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Soil profile carbon and nitrogen in prairie, perennial grass–legume mixture and wheat-fallow production in the central High Plains, USA

Author:
Hurisso, Tunsisa T., Norton, Jay B., Norton, Urszula
Source:
Agriculture, ecosystems & environment 2013 v.181 pp. 179-187
ISSN:
0167-8809
Subject:
Conservation Reserve Program, Triticum aestivum, agricultural land, carbon, conservation practices, dissolved organic carbon, disturbed soils, herbicides, land management, nitrogen, nitrogen content, plowing, soil fertility, soil organic carbon, soil quality, soil sampling, sustainable development, weed control, wheat, United States
Abstract:
Conversion of native prairie land for agricultural production has resulted in significant loss and redistribution of soil organic matter (SOM) in the soil profile ultimately leading to declining soil fertility in a low-productivity semiarid agroecosystem. Improved understanding of such losses can lead to development of sustainable land management practices that maintain soil fertility and enhance soil quality. This study was conducted to determine whether conservation practices impact soil profile carbon (C) and nitrogen (N) accumulation in central High Plains. Soil samples were taken at four-depth increments to 1.2m in July of 2011 from five unfertilized fields under long-term management with varying degrees of soil disturbance: (1) historic wheat (Triticum aestivum)-fallow (HT) – managed with tillage alone, (2) conventional wheat-fallow (CT) – input of herbicides for weed control and fewer tillage operation than historic wheat-fallow, (3) no-till wheat-fallow (NT) – not plowed since 2000 and herbicides used for weed control, (4) grass–legume mixture – established in 2005 as in the Conservation Reserve Program (CRP), and (5) native mixed grass prairie (NP) – representing a relatively undisturbed reference location. Cumulative soil organic C (SOC) was not significantly different among the three wheat-fallow systems when the whole profile (0–120cm) was analyzed. However, SOC, dissolved organic C (DOC), and total soil N contents decreased in the direction NP>CRP≥NT>HT≥CT in the surface 0–30cm depth. In the surface 0–30cm depth, estimated annual SOC storage rate averaged 0.28Mg Cha−1year−1 since the cessation of tillage in 2000 and 0.58Mg Cha−1year−1 since the establishment of CRP grass–legume mixture in 2005. Cumulative soil inorganic C (SIC) accumulation ranged between 8.1 and 24.9Mgha−1and was greatest under wheat-fallow systems, particularly at deeper soil layers, relative to the perennial systems (NP and CRP). Results from this study suggest that repeated soil disturbance induced by cropping and fallow favored large accumulation of SIC which presence may result in decline in soil fertility and productivity; whereas conversion from tilled wheat-fallow to CRP grass–legume mixture offers great SOC storage potential relative to NT wheat-fallow practices.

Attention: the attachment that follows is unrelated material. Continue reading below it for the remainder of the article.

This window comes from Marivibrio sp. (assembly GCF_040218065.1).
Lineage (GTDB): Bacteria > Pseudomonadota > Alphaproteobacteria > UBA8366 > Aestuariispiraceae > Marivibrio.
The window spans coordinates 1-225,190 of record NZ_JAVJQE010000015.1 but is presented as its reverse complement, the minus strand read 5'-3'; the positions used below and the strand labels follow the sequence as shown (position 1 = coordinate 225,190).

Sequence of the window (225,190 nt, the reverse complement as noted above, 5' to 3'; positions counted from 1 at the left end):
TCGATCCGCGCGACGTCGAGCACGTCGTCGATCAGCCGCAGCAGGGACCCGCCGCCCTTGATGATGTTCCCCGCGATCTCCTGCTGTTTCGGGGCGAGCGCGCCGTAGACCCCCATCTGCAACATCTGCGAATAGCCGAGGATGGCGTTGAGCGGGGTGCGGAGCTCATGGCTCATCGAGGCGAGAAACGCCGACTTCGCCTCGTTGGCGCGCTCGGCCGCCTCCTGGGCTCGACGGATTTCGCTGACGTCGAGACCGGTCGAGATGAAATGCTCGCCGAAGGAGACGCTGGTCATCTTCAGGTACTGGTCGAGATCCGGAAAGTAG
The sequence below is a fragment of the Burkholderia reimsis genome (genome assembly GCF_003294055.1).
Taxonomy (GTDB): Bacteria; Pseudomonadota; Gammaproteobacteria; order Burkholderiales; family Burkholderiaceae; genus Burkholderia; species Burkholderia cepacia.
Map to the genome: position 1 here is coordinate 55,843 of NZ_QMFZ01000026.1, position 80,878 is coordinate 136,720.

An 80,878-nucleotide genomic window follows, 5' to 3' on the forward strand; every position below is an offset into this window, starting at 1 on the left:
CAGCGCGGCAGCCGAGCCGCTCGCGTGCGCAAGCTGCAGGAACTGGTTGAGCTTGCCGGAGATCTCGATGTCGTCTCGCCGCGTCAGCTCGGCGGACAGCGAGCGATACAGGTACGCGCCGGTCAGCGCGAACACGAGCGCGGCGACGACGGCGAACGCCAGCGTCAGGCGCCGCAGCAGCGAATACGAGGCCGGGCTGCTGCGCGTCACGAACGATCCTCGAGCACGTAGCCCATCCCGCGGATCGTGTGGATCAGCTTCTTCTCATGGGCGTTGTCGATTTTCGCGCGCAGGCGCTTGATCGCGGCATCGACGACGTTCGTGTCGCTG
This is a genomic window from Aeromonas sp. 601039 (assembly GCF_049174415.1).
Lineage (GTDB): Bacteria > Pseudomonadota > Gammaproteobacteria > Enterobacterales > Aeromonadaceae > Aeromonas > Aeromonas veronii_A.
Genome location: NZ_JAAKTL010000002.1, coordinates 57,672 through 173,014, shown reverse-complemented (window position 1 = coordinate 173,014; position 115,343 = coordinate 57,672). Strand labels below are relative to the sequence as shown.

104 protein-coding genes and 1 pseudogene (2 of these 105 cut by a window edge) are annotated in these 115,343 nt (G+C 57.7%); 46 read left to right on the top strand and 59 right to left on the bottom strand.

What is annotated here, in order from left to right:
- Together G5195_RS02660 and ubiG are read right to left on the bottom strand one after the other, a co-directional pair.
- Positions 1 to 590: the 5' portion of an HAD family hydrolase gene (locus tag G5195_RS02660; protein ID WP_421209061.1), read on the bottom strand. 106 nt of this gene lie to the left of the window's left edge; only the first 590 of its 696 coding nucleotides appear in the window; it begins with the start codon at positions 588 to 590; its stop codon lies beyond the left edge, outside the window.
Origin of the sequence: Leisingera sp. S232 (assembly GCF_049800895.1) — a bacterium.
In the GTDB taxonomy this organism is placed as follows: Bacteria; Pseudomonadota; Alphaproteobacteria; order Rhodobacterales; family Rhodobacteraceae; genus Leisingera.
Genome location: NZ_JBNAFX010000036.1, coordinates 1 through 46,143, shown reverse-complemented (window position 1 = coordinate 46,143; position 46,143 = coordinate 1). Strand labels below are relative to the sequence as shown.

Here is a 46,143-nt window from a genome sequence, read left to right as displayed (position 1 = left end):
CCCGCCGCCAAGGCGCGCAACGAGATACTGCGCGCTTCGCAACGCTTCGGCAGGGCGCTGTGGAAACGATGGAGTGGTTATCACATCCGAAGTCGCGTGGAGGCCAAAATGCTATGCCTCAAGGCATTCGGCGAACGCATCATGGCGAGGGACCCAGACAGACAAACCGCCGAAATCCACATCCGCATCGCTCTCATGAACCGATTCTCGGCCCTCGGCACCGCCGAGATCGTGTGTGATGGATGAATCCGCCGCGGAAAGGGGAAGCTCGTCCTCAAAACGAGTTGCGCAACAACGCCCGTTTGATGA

Agid:
615923